If you are gaining too much fluid weight, some detective work is required to uncover the reason. The following clues will assist you solve the case.
Are you utilizing salt or eating salty foods? These are criteria of salty foods you may be overindulging in:
- Cured meats, such as ham, bacon, sausage, hot dogs or luncheon meats
- Frozen dinners, canned soups or soup blends
- Food in salt , such as pickles, olives or sauerkraut
- Bouillon cubes, soy sauce or steak seasoning
- Foods covered with salt, comprising crackers, popcorn, potato chips or pretzels
- Foods from Junk food restaurants.
- Meat or poultry that has been “enhanced” or “infused” with a sodium phosphate solution.
- Salty sauces such as garlic salt, onion salt, celery salt, lemon pepper or monosodium glutamate (MSG)-based aroma enhancers
There are different ways that you might be adding extra fluid to your body:
- Chewing tobacco or snuff, which results in thirst
- Drinking more than 32 ounces (1 quart) of fluid each day (or the amount specified by your doctor)
- Not counting “hidden fluids” such as ice, soup, gelatin and Popsicles as part of your fluid quota.
So how do you lighten up to safeguard your kidneys and overall health? Here are paths to reduce your risk for kidney disease if you are overweight or obese:
- Notice your Body Mass Index (BMI): This number gives you an approximate and fair idea of your total percent of body fat.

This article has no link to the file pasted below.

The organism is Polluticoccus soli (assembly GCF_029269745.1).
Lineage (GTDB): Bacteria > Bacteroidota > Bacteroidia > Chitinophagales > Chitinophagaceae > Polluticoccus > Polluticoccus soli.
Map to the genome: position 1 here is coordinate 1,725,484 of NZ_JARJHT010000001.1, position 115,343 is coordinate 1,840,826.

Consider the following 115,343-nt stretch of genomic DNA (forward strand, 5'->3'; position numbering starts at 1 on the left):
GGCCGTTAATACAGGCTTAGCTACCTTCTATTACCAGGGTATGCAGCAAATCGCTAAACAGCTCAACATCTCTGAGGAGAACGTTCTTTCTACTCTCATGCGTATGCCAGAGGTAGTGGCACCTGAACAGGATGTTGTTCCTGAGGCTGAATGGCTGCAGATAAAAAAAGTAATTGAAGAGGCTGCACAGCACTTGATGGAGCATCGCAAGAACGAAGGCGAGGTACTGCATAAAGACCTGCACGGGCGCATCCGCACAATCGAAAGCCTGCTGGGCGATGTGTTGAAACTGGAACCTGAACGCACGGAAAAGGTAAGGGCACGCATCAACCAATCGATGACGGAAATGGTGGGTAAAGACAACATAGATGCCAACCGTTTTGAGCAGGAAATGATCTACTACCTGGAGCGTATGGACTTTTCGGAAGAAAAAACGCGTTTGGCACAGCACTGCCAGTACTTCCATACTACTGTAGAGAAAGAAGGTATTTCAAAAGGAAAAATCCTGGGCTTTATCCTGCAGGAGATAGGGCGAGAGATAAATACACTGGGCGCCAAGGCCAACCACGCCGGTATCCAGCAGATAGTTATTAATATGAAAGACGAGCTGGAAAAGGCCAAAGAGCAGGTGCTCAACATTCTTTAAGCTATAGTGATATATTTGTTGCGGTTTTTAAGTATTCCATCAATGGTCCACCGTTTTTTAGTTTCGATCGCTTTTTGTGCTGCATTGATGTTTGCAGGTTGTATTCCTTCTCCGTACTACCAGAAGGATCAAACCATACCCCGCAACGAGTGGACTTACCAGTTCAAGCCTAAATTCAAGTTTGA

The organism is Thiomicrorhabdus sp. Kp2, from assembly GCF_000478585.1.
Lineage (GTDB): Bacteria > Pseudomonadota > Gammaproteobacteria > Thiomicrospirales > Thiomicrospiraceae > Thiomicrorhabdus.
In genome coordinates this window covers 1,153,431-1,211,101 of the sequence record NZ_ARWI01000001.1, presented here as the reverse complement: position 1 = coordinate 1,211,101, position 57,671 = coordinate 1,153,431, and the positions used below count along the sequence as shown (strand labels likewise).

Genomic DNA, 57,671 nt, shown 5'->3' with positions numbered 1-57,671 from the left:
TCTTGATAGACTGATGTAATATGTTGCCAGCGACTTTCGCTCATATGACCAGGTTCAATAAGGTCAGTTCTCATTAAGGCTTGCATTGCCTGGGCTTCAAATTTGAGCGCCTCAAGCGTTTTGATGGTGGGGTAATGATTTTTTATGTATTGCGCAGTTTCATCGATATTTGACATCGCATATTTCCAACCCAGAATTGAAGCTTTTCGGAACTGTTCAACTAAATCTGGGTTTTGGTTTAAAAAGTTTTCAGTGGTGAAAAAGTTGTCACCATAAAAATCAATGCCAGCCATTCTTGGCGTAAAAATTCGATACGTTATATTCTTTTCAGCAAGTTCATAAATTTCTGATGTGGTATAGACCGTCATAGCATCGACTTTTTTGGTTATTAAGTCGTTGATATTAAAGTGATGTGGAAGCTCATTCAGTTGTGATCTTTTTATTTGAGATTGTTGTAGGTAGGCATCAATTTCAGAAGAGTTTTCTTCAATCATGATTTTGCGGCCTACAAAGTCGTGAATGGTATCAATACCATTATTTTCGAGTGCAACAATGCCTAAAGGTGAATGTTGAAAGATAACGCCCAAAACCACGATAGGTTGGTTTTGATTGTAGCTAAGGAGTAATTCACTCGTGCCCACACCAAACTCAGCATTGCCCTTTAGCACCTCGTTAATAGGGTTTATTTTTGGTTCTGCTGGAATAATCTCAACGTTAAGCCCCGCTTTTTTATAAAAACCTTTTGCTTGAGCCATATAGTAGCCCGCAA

- Normal BMI is commonly between 18 and 25. A BMI between 25 to 30 is assumed overweight, and greater than 30 is considered obese.
- You may have a higher weight than other people, but you may have a normal BMI.
- This appears if you have more body weight coming from muscle than coming from fat. Having more muscle than fat is healthy .
- Eat a diet suggested by your doctor or dietician in fruits and veggies.
- Make lifestyle changes, such as doing exercise.
- Maintain blood sugar if you have diabetes.
It’s great if you wish to lose weight, but don’t be “The Bad Diet Guru.” Ask for guidance from your healthcare team. If you do require to drop some pounds, it’s necessary to talk about any weight loss program with your healthcare provider, particularly if you have any stage of kidney disease.
Additional fluid can be destructive to the body and difficult to get rid of when you have kidney disease and require dialysis. Now that the indications have been put together you can prevent excess fluid weight gain between dialysis treatments. By stopping high-sodium food and sources of hidden fluids, you are less apt to gain too much fluid weight between dialysis treatments.